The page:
In mid-December, 2021, Meg Huebner of AWIU’s Grant Committee received a status report from P. Sagayamary Tamilarasi, Secretary of the Society for Women, Education and Economic Thrust (SWEET), located in the village of Veedur in the Villupuram district of Tamil Nadu, India.
SWEET was the recipient of a 2021 American Women for International Understanding (AWIU) grant to fund a livelihood project for this organization that concentrates on improving the lives of women with HIV, poor widows and their children.
The SWEET project funded by AWIU focuses on providing goats to women who need to support their families. Prior to taking the goats home, the women attended a two-day training in which they learned how to rear goats, including housing, feeding, immunization and medical aid, sales and revolving loan strategies. Thirty-six women participated in the first training.
The AWIU funds were used to purchase 108 goats for the 36 beneficiaries, with each woman receiving three milking goats (two female and one male).
Among the women and families who now have a trio of new goats to care for and can look forward to a regular income are:
Mathiazaghi, 16. “My father is a migration laborer and my mother died six years ago. I was confirmed with HIV when I was studying 9th standard. At present I am studying 11th in Government Periyatachur Higher Secondary School. My maternal grandparents take care of me. They are old, so they cannot get jobs that pay them enough for us to live on. I contacted SWEET after hearing about their revolving fund. My grandparents take care of the goats and I am able to attend school regularly now. In six months, we expect a decent income from the goats that will be enough to support my family.”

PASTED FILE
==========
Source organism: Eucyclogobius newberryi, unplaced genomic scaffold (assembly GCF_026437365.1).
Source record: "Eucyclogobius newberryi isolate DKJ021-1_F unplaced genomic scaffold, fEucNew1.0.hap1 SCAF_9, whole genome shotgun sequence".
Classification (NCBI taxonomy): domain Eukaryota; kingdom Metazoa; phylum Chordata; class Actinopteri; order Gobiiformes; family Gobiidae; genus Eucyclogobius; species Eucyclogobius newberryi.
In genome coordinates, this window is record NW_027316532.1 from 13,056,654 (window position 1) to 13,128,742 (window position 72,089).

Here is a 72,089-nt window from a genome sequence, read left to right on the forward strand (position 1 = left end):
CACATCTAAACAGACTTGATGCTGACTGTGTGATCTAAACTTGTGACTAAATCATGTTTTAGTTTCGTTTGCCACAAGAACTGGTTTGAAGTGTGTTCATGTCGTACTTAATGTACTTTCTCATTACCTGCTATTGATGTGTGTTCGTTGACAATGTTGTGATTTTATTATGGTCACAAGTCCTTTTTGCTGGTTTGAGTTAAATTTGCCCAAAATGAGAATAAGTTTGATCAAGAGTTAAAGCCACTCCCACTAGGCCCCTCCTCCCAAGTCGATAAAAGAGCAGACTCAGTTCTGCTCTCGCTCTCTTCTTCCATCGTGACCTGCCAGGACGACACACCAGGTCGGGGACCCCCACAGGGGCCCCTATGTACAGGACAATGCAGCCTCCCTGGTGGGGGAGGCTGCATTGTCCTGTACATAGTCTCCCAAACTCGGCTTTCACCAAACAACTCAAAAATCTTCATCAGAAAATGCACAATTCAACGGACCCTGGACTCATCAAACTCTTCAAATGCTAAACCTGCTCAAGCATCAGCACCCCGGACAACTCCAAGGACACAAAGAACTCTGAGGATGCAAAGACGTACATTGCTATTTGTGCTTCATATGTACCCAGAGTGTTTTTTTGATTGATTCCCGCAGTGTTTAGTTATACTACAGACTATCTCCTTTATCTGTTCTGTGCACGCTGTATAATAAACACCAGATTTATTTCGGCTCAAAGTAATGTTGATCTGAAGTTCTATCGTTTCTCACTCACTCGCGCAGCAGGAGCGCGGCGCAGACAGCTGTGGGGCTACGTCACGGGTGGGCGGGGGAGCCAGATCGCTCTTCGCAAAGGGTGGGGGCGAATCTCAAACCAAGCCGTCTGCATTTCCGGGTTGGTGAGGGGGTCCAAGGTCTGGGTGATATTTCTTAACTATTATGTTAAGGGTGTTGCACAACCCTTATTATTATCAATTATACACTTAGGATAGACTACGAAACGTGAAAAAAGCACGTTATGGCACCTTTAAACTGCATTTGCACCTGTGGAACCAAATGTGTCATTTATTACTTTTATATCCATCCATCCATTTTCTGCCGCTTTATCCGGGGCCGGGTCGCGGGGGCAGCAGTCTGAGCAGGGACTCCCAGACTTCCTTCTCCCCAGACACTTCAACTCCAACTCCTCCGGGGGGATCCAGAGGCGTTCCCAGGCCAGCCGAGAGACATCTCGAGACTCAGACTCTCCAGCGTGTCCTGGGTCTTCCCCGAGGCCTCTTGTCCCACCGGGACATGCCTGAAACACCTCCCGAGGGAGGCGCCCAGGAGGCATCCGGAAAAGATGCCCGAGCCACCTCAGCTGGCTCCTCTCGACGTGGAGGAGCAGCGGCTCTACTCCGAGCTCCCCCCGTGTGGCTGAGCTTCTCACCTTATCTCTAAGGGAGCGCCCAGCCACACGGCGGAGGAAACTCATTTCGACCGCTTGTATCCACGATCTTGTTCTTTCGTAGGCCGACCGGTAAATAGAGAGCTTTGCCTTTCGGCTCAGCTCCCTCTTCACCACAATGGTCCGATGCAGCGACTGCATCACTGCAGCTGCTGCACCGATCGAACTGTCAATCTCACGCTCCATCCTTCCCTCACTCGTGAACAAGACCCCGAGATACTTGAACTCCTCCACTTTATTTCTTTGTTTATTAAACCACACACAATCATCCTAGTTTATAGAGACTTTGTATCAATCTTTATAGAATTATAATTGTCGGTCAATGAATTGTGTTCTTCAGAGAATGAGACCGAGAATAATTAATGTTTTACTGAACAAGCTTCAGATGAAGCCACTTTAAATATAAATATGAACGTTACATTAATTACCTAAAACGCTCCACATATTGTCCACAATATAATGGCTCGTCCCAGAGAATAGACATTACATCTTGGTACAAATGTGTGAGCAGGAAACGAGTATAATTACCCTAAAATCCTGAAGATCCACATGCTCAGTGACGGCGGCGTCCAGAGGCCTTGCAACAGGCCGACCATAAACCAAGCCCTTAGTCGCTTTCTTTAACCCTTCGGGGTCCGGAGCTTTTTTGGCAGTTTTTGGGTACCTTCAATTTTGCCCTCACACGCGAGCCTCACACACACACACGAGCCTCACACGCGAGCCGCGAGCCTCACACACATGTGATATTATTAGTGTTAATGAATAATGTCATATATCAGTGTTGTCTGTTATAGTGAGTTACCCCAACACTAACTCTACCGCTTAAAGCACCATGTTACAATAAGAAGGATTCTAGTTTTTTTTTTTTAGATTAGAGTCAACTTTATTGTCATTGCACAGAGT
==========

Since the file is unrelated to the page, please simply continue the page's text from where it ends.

Anjalatchi, 50, and her husband, Munusamy, 55. “We both suffer from HIV. We have three children, two girls and one boy, and we were facing tough times because of our bad health and could not live a decent life. Luckily, I found SWEET.”
Jayanthi, 35. “My husband Elumalai died four years ago. I have three children that I could not afford to educate. We were living on the wages I earned from working irregular jobs two or three days a week. I approached SWEET and they suggested I join their self-help group, which was very useful.”
Veerammal, 38. “My husband died three years ago from HIV. I have two children. I approached SWEET and told them about my family’s condition. I joined their self-help group, underwent the training, and am now feeling much more secure.”
These four women are taking care of their goats, and will soon have a viable income to on which to support their families. They are grateful for the help; all of them know that AWIU is behind the grant funding their new enterprise. The commonly shared feeling among all 36 women is, as Jayanthi said, “I am thankful to AWIU and SWEET for breathing new life into me and my family.”